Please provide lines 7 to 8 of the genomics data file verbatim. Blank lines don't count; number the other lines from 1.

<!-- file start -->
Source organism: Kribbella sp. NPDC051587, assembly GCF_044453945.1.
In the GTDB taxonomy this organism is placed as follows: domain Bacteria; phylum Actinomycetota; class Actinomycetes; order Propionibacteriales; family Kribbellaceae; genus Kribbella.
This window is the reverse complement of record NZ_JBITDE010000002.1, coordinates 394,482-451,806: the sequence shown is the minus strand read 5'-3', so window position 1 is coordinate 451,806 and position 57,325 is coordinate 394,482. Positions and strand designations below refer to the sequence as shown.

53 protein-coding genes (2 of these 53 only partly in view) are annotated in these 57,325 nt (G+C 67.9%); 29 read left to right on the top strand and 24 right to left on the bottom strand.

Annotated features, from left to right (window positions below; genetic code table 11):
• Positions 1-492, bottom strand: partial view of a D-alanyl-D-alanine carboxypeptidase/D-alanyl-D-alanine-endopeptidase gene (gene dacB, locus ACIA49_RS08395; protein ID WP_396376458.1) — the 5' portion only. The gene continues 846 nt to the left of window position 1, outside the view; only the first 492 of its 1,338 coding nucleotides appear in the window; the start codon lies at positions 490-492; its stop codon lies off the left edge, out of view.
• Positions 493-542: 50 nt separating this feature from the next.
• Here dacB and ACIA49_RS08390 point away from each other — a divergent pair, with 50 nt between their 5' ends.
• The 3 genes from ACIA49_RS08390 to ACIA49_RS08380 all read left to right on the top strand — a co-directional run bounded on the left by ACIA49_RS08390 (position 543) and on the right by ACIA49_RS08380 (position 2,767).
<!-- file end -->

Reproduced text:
• Positions 493-542: 50 nt separating this feature from the next.
• Here dacB and ACIA49_RS08390 point away from each other — a divergent pair, with 50 nt between their 5' ends.